Tag: Lina Wertmüller

June 25, 2017 /
Editor’s Notes: The classic imagination of the Western is decidedly masculine, with an iconography pretty much dominated by the male presence. Yet, women directors made and are still making Westerns. As we celebrate the classics and the lesser-knowns of the genre in our repertory series A Fistful of Spaghetti Westerns, we also wanna talk about women directors and their Westerns.

Text by Juan Ramirez

The Belle Starr Story (1968) dir. Lina Wertmüller

The only Spaghetti Western ever directed by a woman (who would later go on to become the first woman ever nominated for the Best Director Oscar), The Belle Starr Story is a sordid revision of the life of the infamous outlaw. More preoccupied with her usual battles of the sexes and themes of memory and trauma than with historical accuracy, Wertmüller casts fashion model Elsa Martinelli as a glamorous sharpshooter with winged eyeliner and black leather suits.

June 2, 2017 / / Main Slate Archive

Italian filmmaker Lina Wertmüller’s Swept Away is at once outrageous, weird and guiltily seductive. As the poster suggests we’re in for passionate love and sex on a beach. The affair’s unlikely pair of counterparts are a rich socialite, Raffaella (Mariangela Melato), and a communist deckhand, Gennarino (Giancarlo Giannini). The pointedly ironic mismatch, namely the rich girl vs. poor boy tale, seems at first to be the basic premise of the film. But soon enough, Wertmüller’s unapologetic boldness in handling her material makes the film truly stand out. The film has four distinguishable chapters that differ drastically in tone and content, and provide evidence of Wertmüller’s unique storytelling technique.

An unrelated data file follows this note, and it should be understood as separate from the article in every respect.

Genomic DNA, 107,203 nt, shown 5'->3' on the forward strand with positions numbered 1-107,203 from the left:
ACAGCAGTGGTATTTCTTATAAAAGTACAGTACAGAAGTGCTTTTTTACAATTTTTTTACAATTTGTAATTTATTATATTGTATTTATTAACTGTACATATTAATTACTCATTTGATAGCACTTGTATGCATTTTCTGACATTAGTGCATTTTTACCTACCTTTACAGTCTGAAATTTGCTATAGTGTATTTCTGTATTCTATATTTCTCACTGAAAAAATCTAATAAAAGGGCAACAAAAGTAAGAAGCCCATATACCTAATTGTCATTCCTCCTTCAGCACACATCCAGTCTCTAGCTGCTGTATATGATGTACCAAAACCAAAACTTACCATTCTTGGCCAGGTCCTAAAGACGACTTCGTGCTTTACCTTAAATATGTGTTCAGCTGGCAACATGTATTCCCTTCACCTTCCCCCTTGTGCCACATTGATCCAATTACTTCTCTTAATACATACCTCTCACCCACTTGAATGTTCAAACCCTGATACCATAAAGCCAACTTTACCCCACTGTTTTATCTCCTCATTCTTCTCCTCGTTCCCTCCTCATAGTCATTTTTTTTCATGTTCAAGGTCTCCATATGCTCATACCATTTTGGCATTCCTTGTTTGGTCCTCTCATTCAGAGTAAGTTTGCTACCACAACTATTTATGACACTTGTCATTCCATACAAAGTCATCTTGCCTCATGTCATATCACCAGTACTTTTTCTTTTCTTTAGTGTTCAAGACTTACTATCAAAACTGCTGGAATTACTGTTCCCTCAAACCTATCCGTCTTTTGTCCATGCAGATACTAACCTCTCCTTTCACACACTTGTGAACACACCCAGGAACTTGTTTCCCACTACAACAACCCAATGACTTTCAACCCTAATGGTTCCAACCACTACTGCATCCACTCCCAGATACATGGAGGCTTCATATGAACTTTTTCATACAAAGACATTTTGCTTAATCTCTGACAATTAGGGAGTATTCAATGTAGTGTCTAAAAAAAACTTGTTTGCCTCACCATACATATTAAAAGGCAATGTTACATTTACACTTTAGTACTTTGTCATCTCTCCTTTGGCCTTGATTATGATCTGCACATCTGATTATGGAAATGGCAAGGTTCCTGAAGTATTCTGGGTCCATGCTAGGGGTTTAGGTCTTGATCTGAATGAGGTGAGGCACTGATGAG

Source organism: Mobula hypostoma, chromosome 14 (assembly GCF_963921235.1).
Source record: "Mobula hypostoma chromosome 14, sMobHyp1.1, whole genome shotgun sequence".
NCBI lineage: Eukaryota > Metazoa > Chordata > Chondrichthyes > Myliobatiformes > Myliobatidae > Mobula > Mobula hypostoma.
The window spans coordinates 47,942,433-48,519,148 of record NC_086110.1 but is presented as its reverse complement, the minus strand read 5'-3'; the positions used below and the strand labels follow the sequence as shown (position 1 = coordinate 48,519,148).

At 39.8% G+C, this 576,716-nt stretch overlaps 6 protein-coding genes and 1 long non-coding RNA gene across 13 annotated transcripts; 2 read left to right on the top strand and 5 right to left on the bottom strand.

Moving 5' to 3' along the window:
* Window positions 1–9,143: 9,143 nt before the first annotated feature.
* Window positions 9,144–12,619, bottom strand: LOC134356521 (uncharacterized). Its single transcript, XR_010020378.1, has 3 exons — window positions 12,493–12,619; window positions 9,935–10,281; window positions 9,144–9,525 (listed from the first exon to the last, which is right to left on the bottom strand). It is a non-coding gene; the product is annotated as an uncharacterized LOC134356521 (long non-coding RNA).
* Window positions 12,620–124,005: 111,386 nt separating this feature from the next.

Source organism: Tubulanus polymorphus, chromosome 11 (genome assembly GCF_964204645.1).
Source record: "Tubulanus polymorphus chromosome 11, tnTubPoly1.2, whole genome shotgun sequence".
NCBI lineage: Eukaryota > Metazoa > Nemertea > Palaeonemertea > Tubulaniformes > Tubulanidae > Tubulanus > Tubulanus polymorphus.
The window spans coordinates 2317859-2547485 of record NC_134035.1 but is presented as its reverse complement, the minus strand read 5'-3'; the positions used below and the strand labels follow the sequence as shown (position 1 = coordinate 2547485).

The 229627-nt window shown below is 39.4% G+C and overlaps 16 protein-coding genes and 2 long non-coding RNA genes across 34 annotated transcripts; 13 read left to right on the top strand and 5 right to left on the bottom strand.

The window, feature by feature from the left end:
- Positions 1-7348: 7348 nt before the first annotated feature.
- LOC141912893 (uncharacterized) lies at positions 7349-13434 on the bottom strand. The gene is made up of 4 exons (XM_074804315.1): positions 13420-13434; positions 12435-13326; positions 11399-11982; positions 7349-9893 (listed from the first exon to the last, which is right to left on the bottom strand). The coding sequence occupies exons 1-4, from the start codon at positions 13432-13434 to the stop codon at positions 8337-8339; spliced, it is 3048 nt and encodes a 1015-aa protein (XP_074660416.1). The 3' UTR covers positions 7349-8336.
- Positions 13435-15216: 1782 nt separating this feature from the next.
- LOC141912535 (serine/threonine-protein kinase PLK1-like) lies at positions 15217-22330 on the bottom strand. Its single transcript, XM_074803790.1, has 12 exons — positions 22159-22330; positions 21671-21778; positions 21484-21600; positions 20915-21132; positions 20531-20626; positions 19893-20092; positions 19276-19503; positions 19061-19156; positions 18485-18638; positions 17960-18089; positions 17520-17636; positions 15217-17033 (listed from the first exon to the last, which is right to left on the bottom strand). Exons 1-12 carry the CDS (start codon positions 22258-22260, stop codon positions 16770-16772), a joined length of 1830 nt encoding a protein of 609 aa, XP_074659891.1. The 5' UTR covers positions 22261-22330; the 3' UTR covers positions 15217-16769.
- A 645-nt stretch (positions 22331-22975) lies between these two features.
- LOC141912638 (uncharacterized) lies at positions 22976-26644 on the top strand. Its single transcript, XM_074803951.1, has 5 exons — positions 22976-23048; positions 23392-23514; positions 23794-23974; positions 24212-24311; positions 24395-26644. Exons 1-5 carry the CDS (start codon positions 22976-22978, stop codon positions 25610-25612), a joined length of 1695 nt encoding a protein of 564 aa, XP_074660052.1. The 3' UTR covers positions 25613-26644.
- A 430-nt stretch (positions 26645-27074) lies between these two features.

The cinema of Lina Wertmüller dangles before feminist critical theory like a poisoned carrot. One of the sharpest female auteurs of her time, Wertmüller is – in the modern vernacular – “problematic.” Her films present us with problems, often ones which we have no hope of solving. Seven Beauties is one such film, a slick and clever cavalcade of ugliness and grotesqueries on a historical scale that sees fit to incorporate pretty much every type of unpleasantness conceivable, from sexual assault to electroshock therapy to dismemberment to holocaust. Few filmmakers other than Wertmüller can flirt so openly with such nauseous subject matter and get away with it. She produced a picture that somehow achieves moments of great beauty and hilarity amidst the chaos, pain, and despair of abject human suffering.

Lina Wertmüller leaves us with a lengthy quote and a mystery at the end of Love and Anarchy (1973). The quote is from diehard anarchist icon Errico Malatesta and the mystery is how we as an audience are supposed to interpret it after what we just saw. Malatesta advocated violence against the state and its agents as an essential component of class struggle and glorious revolution, yet died an elderly man far from home and conflict. Giancarlo Giannini’s dirty-faced provincial Antonio “Tunin” Soffiantini, the world-weary protagonist of Wertmüller’s film, is a young man heavily entrenched in a violent struggle against the state.